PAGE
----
Category Archives: Drama

#30 “Disgrace” by J.M. Coetzee

I just finished reading “Disgrace” on my lunch break. I now stand at my work station waiting for the starting bell to sound for the monotony of truck building to commence for the next two hours until the end of my shift. The air feels heavy with disillusionment. Yeah, I initially thought it was asbestos too. Each breath seems to enter my stomach weighing me down or it could be the two pounds of barbeque from “Shigs and Pit” I scarfed down a few days ago. No… I know with sixty percent certainty that it is directly related to the content of the aforementioned novel.

In this two hundred and twenty page book I trudged along laboriously reading about David Lurie’s downward spiral from a position of esteemed English professor to a lowly assistant of an animal shelter who aids in euthanizing and disposing of injured and unwanted animals.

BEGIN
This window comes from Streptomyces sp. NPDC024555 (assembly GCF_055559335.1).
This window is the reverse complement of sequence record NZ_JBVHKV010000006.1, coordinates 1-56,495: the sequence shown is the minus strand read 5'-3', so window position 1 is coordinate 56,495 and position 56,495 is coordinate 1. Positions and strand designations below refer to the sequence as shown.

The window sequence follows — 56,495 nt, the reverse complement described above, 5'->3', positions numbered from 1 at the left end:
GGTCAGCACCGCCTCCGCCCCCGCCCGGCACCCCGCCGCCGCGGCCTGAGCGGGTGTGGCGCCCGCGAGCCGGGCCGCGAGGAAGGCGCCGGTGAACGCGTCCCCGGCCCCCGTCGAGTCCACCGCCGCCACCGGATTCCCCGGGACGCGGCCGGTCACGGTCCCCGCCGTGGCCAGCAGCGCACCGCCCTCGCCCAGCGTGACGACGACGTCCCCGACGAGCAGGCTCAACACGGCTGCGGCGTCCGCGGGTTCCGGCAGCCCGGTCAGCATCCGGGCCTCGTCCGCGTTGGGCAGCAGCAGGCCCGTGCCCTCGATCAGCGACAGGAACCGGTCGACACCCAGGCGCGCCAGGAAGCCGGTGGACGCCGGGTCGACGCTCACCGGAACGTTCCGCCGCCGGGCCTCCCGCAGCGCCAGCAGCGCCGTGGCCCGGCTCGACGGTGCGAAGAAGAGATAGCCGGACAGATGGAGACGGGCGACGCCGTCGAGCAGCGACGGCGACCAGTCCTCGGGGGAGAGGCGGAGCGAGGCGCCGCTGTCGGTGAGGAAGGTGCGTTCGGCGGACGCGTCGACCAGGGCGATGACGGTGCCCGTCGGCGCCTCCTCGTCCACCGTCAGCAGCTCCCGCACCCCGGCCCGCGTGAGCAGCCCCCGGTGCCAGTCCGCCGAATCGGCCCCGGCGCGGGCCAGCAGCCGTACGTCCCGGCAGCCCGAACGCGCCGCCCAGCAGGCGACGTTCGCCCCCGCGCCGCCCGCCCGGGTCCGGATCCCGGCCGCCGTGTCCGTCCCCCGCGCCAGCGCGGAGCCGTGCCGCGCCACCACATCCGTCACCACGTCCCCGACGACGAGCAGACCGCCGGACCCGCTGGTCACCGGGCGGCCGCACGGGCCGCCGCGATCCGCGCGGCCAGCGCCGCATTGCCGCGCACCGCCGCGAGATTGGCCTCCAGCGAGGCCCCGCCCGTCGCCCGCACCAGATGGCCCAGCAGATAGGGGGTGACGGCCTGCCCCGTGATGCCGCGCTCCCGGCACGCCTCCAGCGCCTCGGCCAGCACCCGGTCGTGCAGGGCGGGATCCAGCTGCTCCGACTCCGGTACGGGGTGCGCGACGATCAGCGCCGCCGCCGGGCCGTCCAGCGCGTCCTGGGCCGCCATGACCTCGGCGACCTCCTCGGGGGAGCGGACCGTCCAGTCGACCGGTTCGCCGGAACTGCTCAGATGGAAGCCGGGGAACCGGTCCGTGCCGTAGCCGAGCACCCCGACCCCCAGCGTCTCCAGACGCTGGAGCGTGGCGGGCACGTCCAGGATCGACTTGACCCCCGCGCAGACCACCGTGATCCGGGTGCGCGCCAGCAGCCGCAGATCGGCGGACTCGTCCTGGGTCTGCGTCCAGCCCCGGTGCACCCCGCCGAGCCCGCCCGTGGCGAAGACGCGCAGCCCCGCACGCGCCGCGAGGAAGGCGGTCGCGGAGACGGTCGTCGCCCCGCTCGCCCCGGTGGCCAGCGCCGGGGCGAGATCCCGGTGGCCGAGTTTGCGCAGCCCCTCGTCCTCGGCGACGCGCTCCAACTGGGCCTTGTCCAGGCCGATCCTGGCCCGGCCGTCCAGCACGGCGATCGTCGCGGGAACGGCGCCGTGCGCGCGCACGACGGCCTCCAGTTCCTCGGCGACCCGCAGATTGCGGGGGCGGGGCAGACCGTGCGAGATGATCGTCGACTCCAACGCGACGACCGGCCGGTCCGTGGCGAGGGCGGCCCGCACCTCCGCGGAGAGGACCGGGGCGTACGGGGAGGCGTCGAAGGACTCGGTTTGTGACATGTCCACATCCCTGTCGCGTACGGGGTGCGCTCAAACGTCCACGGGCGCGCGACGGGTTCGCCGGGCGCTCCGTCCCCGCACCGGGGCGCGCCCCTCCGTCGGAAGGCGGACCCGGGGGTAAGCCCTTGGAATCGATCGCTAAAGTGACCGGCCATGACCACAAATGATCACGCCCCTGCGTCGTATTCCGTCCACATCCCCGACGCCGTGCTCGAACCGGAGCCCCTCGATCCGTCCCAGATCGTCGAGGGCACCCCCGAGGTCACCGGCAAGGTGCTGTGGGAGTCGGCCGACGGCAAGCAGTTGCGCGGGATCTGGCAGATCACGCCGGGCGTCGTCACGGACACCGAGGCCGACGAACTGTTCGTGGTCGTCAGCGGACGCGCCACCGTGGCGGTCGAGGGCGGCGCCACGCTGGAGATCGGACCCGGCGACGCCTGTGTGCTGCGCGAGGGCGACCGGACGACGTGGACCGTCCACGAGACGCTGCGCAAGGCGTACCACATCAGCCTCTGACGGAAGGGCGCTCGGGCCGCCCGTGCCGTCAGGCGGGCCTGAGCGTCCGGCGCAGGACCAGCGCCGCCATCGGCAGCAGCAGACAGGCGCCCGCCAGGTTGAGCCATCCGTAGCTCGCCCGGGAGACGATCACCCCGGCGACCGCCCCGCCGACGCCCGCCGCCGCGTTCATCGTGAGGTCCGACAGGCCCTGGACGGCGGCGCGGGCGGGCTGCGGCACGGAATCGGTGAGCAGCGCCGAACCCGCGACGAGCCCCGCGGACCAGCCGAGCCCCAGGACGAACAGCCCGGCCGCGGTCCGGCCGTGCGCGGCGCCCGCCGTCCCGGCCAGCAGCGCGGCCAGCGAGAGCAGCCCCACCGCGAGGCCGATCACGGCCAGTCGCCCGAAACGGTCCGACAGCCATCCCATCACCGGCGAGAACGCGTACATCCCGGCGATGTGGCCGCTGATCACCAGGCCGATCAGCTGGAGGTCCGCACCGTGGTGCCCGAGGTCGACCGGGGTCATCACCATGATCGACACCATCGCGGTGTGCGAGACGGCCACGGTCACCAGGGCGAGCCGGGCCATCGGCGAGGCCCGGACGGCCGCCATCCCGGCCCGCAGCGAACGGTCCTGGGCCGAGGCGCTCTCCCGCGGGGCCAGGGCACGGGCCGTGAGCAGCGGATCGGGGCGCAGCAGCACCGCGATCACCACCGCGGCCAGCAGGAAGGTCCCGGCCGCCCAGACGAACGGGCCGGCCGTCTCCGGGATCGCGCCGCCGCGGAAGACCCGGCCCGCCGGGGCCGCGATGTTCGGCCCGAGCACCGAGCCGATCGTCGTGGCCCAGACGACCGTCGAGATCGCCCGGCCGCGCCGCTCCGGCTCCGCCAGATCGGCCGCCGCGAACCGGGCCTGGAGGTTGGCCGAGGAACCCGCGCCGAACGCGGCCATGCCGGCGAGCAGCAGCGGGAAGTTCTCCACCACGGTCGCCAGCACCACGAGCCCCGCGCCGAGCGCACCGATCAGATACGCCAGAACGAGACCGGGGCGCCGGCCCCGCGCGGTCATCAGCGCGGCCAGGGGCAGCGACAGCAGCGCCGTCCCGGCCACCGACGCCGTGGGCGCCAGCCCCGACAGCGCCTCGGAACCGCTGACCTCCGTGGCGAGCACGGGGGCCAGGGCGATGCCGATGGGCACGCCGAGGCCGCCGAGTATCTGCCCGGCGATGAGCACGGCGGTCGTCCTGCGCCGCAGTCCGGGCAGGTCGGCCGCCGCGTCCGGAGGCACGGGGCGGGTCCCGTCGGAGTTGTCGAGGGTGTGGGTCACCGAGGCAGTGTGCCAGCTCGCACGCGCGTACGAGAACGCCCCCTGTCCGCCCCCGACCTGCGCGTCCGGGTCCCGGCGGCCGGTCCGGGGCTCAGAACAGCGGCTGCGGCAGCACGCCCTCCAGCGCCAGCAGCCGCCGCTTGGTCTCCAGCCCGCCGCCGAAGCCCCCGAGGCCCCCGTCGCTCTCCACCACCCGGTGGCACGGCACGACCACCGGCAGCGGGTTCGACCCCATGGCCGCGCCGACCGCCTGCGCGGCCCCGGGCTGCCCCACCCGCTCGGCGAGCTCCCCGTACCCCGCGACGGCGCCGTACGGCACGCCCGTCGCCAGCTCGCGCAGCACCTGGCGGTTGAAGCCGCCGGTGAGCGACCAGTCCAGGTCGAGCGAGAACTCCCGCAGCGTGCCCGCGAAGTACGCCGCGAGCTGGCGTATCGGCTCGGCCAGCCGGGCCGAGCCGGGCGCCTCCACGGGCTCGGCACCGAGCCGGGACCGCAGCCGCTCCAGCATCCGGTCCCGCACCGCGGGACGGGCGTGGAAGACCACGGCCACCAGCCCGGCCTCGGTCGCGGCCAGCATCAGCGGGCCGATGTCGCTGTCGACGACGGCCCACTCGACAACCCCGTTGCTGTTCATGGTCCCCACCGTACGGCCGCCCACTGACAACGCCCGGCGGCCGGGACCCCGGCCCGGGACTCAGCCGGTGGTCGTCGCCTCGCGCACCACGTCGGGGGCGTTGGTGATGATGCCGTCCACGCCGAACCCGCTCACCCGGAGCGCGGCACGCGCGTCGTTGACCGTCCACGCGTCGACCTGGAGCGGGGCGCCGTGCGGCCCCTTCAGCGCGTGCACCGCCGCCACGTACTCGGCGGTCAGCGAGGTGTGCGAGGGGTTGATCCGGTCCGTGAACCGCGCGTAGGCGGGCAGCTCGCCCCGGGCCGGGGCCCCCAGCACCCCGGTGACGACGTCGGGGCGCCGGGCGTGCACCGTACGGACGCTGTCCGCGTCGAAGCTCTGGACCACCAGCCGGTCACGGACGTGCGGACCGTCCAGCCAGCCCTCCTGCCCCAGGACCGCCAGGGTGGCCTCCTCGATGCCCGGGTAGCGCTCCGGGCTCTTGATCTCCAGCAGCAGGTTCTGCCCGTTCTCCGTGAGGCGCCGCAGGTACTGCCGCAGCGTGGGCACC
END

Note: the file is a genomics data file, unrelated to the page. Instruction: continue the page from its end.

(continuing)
How did this happen? I’m glad you asked.

David Lurie made a series of bad decisions based on faulty reasoning with the backing of his chemical composition. No. he doesn’t have a psychological disorder. He’s just a typical guy flirting with fire who finally got burned. So, David Lurie likes sex. No… he NEEDS sexual release. He had a good plan from the beginning; he saw on a regular basis, an escort by the name of Soraya. Lurie hopes that this will satiate his hunger (faulty reasoning number one). But one day by chance, they spotted each other outside of their weekly “meetings”. Soraya was with her two boys and that glimpse into a non-sexual part of her life was awkward for them both and eventually led to the termination of the arrangement.